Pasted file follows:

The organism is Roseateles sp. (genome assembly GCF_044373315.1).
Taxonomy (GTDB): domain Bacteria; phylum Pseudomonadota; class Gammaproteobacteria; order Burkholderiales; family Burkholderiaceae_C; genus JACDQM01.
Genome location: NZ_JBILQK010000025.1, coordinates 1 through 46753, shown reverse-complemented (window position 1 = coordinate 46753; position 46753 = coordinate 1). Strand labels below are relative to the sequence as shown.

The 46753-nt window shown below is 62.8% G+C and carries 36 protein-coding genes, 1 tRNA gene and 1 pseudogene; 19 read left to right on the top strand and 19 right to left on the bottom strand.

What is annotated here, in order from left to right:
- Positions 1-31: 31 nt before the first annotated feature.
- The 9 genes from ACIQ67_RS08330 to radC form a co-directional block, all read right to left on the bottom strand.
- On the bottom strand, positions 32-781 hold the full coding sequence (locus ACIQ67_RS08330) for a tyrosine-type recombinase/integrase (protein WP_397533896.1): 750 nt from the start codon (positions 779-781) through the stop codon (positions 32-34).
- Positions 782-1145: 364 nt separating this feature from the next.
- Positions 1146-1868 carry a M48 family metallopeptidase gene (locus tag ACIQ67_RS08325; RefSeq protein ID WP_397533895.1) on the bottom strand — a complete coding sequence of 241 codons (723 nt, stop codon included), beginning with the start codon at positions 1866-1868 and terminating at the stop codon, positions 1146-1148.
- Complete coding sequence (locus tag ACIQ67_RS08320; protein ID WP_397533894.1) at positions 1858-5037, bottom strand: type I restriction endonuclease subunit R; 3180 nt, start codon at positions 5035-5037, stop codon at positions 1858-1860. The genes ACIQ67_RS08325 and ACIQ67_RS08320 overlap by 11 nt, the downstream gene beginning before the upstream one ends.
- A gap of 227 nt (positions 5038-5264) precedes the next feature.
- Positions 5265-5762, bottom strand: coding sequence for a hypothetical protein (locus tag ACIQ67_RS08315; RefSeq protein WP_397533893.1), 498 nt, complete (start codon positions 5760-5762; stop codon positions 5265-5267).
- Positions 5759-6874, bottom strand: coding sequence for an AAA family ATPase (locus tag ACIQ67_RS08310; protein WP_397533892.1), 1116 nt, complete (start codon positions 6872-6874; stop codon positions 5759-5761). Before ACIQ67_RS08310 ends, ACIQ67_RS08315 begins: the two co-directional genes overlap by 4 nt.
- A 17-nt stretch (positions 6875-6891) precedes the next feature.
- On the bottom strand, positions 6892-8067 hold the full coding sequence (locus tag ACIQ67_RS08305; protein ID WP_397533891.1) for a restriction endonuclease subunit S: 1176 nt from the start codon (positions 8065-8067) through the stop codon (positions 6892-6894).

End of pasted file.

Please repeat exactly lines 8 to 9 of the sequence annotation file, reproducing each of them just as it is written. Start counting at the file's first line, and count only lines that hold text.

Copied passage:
- On the bottom strand, positions 32-781 hold the full coding sequence (locus ACIQ67_RS08330) for a tyrosine-type recombinase/integrase (protein WP_397533896.1): 750 nt from the start codon (positions 779-781) through the stop codon (positions 32-34).
- Positions 782-1145: 364 nt separating this feature from the next.